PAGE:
Granny's Notes - the writing of Sue Gerard

Milking a cow no easy job for independent dairyman

Milk for our coffee and breakfast cereal comes from a female cow’s udder - or "bag" - which has four nipples, and if she is frightened, she has another bucket full of milk her underneath skin. The mother cow is warm, and so are her udder and the milk in her udder.

Few of us realize the detailed preparation that the dairyman has performed before he presents that milk to customers. Our milk for breakfast has been thoroughly strained, pasteurized and chilled after the cow’s caregiver had taken the milk that was intended for the mother cow’s baby.

No wonder the barnyard was filled with the wailing of mother cows and their hungry babies.

In the fourth grade, our teacher told this story: Someone asked a little boy, "What are advantages of a mother nursing her own baby?" The boy thought for a long minute and finally answered, "Well, she’s always got it with her, she doesn’t have to warm it and the cat can’t get it."

Everything in the cow barn must be clean - that, of course, includes the farmer. The cow doesn’t know or care that her bag - and the milkman’s hands and buckets - must be super-clean before the dairyman steals the warm milk for which her baby calf is bawling!

It might lift her messy foot and shove the farmer’s hands away, or it might knock the farmer off his homemade stool and the bucket out from between his knees - destroying the milk and leaving the farmer to rescue the bucket and his one-legged stool!

There had to be a baby calf several days before there was usable milk! Dad had to "discard" the calves to steal their mother’s milk to sell to people who didn’t have cows in their own backyards.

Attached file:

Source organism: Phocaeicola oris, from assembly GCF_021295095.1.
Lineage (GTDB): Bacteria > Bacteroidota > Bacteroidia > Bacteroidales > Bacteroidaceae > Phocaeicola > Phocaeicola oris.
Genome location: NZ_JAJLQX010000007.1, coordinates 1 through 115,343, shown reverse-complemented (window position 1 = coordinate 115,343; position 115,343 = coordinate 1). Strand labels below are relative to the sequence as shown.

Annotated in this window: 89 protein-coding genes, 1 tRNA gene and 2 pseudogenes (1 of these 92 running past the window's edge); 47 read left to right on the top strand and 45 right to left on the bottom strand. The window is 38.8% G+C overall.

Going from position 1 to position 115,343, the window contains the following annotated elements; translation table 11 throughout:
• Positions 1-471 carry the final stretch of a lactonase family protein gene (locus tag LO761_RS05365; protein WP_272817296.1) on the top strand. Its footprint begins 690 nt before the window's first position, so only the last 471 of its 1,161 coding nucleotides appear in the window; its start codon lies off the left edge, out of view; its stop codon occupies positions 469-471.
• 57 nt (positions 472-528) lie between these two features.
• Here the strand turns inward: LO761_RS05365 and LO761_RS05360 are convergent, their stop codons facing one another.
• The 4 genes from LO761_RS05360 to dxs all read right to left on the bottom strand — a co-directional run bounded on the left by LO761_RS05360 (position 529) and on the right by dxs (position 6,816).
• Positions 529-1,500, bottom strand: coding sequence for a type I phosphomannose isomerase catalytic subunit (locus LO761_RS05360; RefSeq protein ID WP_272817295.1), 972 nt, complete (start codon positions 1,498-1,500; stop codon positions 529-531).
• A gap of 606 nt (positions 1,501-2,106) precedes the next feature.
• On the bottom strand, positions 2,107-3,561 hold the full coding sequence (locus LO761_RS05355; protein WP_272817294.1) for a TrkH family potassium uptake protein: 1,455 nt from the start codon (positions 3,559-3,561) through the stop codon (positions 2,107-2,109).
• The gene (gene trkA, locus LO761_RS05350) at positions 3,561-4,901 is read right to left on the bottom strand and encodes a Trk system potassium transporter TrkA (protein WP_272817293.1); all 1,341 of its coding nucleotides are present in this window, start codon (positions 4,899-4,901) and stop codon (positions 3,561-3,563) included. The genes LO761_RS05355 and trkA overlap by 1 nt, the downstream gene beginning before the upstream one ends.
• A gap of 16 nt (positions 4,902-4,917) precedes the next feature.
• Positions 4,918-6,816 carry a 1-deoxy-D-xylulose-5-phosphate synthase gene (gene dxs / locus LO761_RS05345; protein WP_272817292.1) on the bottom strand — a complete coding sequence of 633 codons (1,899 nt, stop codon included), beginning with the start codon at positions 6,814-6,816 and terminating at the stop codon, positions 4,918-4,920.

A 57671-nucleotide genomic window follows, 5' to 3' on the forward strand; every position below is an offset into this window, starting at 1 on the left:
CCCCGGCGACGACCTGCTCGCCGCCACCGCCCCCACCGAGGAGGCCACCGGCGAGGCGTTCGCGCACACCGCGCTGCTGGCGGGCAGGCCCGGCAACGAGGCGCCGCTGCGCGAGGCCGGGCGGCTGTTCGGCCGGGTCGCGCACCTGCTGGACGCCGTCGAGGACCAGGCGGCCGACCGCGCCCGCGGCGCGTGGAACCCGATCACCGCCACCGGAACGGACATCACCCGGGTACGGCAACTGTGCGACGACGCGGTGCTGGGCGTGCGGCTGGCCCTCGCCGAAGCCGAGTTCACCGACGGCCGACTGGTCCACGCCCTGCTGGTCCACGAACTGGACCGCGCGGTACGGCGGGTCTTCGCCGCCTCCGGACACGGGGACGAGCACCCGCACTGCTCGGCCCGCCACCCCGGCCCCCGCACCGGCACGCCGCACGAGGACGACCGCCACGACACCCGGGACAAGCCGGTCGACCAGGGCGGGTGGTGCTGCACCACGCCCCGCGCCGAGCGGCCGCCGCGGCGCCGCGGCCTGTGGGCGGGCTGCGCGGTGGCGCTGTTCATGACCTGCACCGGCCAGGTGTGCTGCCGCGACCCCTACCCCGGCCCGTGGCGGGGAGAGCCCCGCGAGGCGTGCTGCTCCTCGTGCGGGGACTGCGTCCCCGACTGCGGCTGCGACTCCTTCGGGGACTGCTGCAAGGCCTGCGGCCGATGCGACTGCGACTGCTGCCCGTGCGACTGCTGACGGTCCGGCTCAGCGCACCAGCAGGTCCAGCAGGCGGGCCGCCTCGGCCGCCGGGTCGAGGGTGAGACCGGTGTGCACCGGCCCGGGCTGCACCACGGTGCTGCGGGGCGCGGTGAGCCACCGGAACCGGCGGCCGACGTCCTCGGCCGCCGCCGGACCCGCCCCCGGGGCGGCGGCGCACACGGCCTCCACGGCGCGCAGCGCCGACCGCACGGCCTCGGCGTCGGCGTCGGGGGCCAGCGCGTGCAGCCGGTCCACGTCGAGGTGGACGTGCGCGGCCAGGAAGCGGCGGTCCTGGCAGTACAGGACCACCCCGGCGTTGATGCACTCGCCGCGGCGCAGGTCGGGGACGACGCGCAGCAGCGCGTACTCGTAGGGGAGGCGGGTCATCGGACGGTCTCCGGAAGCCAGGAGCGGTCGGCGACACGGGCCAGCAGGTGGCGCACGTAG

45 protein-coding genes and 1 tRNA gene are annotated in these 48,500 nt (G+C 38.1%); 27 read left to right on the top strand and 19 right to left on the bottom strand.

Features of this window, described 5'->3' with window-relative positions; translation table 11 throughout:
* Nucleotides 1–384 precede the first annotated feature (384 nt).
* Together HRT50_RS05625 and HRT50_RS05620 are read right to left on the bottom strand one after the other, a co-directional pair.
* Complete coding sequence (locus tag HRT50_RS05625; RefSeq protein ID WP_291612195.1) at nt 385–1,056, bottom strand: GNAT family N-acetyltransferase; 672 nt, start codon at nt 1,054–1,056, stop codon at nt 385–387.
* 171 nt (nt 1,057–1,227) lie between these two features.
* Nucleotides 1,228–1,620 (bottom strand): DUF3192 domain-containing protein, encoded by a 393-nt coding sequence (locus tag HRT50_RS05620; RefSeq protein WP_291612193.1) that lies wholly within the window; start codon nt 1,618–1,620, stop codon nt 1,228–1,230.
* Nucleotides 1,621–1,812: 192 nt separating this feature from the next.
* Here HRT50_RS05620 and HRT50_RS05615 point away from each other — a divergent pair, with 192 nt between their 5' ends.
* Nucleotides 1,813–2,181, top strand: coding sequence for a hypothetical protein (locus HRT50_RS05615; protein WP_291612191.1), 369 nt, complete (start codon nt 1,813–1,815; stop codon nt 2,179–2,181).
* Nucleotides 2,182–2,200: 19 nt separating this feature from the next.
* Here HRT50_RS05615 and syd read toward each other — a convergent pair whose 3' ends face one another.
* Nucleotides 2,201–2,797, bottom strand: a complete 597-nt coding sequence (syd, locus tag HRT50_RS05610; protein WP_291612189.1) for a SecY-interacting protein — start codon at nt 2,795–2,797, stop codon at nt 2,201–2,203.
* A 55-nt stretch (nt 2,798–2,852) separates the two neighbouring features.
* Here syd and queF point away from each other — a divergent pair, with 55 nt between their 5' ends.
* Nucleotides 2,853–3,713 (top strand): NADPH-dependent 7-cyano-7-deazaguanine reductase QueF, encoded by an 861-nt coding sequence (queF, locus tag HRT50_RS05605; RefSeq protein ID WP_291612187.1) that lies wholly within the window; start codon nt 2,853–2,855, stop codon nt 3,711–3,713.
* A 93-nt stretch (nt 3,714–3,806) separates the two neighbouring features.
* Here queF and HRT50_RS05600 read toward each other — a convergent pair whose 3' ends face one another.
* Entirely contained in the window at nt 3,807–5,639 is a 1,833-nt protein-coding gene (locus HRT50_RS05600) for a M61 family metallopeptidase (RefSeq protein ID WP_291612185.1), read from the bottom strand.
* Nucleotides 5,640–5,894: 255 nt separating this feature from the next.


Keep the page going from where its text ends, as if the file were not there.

A hundred years ago, people didn’t have machines, laws, inspectors or the plastic, throw-away milk containers we use today.

That presented a major problem for Eleanor Keeley.

We never saw this friendly "miracle worker" in street clothes. She was designated as head nurse and director of Boone County’s enormous hospital building, which was under construction east of Columbia’s business district and Stephens College. It was on top of steep Fyfer Hill.

That was in the early days of 1921, and the building was of interest to everyone in and near Columbia, to all of Boone County and beyond.

Major earth-moving machines, horse- and mule-drawn, were turning the earth upside down, piling it up or hauling it off. Daily, it attracted an audience of curious residents at the top of Fyfer Hill.

People never dreamed of having a hospital for Boone County. The very old and the ailing were delighted.

The young and healthy thought it would never produce enough money to pay for all of its expenses. Taxpayers screamed about spending Boone County’s money.

However, if they were not well, they were delighted to not have to go to St. Louis or Kansas City. Many people kept watching the construction hole.

Keeley visited local farms and milk houses - and bought all of the hospital’s milk from the O.D. Meyers Dairy for as long as Dad was in business more than 20 years.

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